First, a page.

Why you should care

Because stardom is often undone by a series of unfortunate events.

Schea Cotton never really had a childhood. He was too damn good at basketball. When he was just 12, The Los Angeles Times profiled the 6-foot, 180-pound sensation. ESPN and Sports Illustrated followed suit. By high school, the 6-foot, 5-inch, 215-pound guard with a 42-inch vertical and smooth left-handed shot had “future NBA superstar” written all over him, his talent eclipsing rivals like Kevin Garnett and Paul Pierce, Chris Bosh and Lamar Odom.

Cotton was fast and strong. He was explosive off the dribble, he finished above the rim. Cotton was a man-child playing with boys. He was unprecedented. He was “LeBron before LeBron.” So says Garnett. So says Pierce. So says just about everyone who saw him play.

Then Schea Cotton vanished. He took his talents to obscurity. He never played a single NBA game; he wasn’t even drafted. His largely pre-Internet-age exploits became the stuff of urban legend, his fall the subject of rumors involving NCAA violations, injuries and just plain overhype. So what really happened to Cotton? And how good was he? A new documentary about Cotton, Manchild, which recently premiered at a private screening in Hollywood, seeks to answer those questions.

Cotton was never able to recoup those two lost seasons he spent among inferior competition.

 

Sports Illustrated profiled Cotton in the summer of 1994, when he was a 16-year-old sophomore at Mater Dei High in Santa Ana, California, where he had averaged 21 points as a freshman. He wore braces on his teeth and didn’t have a driver’s license, but he already had a physique, wrote SI’s Austin Murphy, that made “Michelangelo’s David look wispy.” The week before, in a clinic set up against an all-star team from Kentucky, Cotton had dazzled the crowd with everything from three-pointers to reverse layups to a sideways tomahawk dunk. Precluded from making contact with Cotton until his junior year, dozens of college coaches, including Lute Olson of Arizona and Jim Harrick of UCLA, watched from the bleachers in covetous awe.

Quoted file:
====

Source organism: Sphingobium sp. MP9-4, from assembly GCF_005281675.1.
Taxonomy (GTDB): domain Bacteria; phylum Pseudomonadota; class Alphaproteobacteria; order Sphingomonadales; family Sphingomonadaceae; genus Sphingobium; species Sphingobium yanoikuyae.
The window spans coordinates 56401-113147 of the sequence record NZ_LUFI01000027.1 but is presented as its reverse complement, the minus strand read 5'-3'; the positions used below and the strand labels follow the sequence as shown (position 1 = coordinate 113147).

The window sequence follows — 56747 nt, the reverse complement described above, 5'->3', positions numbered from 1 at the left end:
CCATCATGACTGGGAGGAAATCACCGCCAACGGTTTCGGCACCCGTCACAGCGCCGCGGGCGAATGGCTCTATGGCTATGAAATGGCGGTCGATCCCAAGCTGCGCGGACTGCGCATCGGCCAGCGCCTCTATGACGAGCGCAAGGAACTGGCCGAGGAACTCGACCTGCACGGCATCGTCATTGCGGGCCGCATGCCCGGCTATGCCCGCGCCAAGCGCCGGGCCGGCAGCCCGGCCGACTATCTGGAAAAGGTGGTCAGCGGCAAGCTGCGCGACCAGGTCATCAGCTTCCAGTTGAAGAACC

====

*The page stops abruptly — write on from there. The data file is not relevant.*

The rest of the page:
Cotton’s fame spread the old-fashioned way: by word of mouth. After averaging 24 points and becoming the first sophomore ever to win Cal-Hi Sports’ Division I Player of the Year, he transferred to St. John Bosco High School, where the teenager’s life truly became a fish bowl filled with would-be agents, handlers and hangers-on. “From that point, I was definitely a marked man,” Cotton tells OZY. “It rose the stakes.”

Garnett made the leap from high school to the NBA in 1995 and Kobe Bryant followed a year later, but college remained the predominant route to the pros when Cotton finished high school in 1997. But by that time, things had already started to slow down for the young phenom, and his formidable physique even began to let him down. He missed his entire senior season after a major shoulder injury. Still, the future looked bright: Cotton committed to play college ball for UCLA — just days before future NBA guard and fellow Los Angeles baller Baron Davis did the same.

What tripped up Cotton next is something that has tripped up so many aspiring college students, particularly athletes: the SAT. Cotton’s score of 900 was safely above the 700 mark required to qualify for NCAA competition, but Cotton had received extra time to take the exam after being diagnosed with acute test-related anxiety by a psychologist. The dispensation had been approved by ETS, the company administering the exam, but because Cotton did not have a recognized learning disability, the NCAA refused to validate the test, and the academically ineligible Cotton — caught in the crossfire between the two organizations — lost his scholarship right before classes began.

Unable to attend UCLA, Cotton enrolled in a Connecticut prep school before returning home to California to dominate at Long Beach City College. Cotton eventually earned a scholarship to attend Alabama but was never able to recoup the two lost seasons he spent among inferior competition, and things went downhill from there. And, as the injured Cotton got older and started facing stiffer competition, he came to be viewed by some in the game as a “tweener” — a player who’s not quite fast enough to keep up with elite guards and not quite big enough to push opponents around at the forward position in the pros. Cotton’s once-exceptional size and talents were no longer so exceptional.

In 2000, Cotton finally entered the NBA Draft. Not a single team bid on the former phenom. He would spend 10 years playing in France, Venezuela and five other countries, learning multiple languages but never getting a crack at the NBA. Now 37, Cotton is still active in the game he loves. He runs his own basketball academy in Southern California and seems to have come to grips with the fact that he will always be known as one of the greatest who almost was. In addition to promoting the new film, he is working on starting a foundation to help underprivileged children attend college.

“I’m looking forward,” Cotton says defiantly. “I’m not looking back.”

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